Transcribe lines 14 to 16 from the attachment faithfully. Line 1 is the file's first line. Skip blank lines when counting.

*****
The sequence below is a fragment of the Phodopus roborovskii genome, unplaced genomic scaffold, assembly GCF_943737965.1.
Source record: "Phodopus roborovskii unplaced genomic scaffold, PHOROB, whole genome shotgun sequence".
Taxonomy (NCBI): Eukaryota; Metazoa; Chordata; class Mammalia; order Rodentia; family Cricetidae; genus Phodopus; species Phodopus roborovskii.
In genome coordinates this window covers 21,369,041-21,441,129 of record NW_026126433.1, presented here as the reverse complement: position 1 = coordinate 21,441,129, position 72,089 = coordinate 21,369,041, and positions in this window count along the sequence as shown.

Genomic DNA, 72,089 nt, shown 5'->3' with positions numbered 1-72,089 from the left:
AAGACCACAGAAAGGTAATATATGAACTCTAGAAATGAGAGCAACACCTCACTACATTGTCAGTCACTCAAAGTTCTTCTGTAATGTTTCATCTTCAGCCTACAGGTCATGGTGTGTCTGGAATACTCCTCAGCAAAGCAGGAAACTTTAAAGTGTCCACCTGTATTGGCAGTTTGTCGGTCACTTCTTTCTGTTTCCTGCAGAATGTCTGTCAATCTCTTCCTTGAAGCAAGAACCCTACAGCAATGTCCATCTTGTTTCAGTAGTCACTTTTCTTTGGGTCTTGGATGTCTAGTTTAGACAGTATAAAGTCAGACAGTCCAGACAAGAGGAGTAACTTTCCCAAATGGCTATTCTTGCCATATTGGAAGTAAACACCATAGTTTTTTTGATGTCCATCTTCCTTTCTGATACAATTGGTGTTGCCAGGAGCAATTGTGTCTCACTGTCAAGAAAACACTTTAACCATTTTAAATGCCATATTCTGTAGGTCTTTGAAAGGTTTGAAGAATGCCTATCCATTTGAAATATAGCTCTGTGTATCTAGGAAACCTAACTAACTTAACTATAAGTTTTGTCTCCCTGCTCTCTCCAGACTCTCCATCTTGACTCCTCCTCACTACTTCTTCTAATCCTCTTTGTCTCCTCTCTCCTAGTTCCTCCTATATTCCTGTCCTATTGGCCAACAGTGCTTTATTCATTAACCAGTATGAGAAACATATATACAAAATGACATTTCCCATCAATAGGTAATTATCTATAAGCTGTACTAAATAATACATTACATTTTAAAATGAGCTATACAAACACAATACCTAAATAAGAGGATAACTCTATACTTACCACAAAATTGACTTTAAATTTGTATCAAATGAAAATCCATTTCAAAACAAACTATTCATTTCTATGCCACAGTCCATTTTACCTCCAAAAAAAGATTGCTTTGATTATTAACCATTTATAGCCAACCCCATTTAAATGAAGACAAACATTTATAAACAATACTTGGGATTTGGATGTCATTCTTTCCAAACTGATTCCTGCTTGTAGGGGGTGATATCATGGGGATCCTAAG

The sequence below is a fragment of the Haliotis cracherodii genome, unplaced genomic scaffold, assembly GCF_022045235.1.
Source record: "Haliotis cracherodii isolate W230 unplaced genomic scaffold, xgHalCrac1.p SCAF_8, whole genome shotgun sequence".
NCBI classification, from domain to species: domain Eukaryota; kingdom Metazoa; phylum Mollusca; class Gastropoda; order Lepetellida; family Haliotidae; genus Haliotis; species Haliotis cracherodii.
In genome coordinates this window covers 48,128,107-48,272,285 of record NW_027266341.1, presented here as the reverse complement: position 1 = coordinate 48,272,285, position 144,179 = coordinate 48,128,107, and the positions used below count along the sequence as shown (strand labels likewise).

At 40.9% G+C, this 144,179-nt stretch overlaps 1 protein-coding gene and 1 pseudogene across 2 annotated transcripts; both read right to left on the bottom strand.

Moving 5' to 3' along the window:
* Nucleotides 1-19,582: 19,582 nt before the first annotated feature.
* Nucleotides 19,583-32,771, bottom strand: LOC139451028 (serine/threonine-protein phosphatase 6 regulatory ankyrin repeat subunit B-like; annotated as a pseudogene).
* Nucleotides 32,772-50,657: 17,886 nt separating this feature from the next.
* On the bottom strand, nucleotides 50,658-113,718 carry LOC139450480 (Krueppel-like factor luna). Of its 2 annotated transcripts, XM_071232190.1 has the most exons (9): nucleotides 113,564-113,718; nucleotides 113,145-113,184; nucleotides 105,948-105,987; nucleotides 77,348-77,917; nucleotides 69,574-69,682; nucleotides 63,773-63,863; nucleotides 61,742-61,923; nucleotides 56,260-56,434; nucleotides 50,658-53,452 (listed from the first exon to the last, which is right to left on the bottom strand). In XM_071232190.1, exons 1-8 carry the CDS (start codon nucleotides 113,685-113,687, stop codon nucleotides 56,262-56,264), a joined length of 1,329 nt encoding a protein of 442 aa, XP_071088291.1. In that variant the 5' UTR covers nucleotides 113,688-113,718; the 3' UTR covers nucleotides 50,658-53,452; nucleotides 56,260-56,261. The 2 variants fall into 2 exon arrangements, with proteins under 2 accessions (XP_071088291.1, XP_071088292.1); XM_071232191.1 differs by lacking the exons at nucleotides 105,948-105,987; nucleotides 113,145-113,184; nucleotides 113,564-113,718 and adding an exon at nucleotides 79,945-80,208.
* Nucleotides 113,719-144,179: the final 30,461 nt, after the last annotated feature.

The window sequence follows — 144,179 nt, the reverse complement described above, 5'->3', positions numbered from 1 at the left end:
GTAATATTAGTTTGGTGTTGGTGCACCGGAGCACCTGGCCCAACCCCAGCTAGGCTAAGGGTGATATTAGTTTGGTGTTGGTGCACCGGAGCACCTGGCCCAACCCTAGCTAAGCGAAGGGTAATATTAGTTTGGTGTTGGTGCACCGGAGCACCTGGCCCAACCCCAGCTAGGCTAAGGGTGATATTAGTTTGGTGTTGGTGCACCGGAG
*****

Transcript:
* Nucleotides 19,583-32,771, bottom strand: LOC139451028 (serine/threonine-protein phosphatase 6 regulatory ankyrin repeat subunit B-like; annotated as a pseudogene).
* Nucleotides 32,772-50,657: 17,886 nt separating this feature from the next.
* On the bottom strand, nucleotides 50,658-113,718 carry LOC139450480 (Krueppel-like factor luna). Of its 2 annotated transcripts, XM_071232190.1 has the most exons (9): nucleotides 113,564-113,718; nucleotides 113,145-113,184; nucleotides 105,948-105,987; nucleotides 77,348-77,917; nucleotides 69,574-69,682; nucleotides 63,773-63,863; nucleotides 61,742-61,923; nucleotides 56,260-56,434; nucleotides 50,658-53,452 (listed from the first exon to the last, which is right to left on the bottom strand). In XM_071232190.1, exons 1-8 carry the CDS (start codon nucleotides 113,685-113,687, stop codon nucleotides 56,262-56,264), a joined length of 1,329 nt encoding a protein of 442 aa, XP_071088291.1. In that variant the 5' UTR covers nucleotides 113,688-113,718; the 3' UTR covers nucleotides 50,658-53,452; nucleotides 56,260-56,261. The 2 variants fall into 2 exon arrangements, with proteins under 2 accessions (XP_071088291.1, XP_071088292.1); XM_071232191.1 differs by lacking the exons at nucleotides 105,948-105,987; nucleotides 113,145-113,184; nucleotides 113,564-113,718 and adding an exon at nucleotides 79,945-80,208.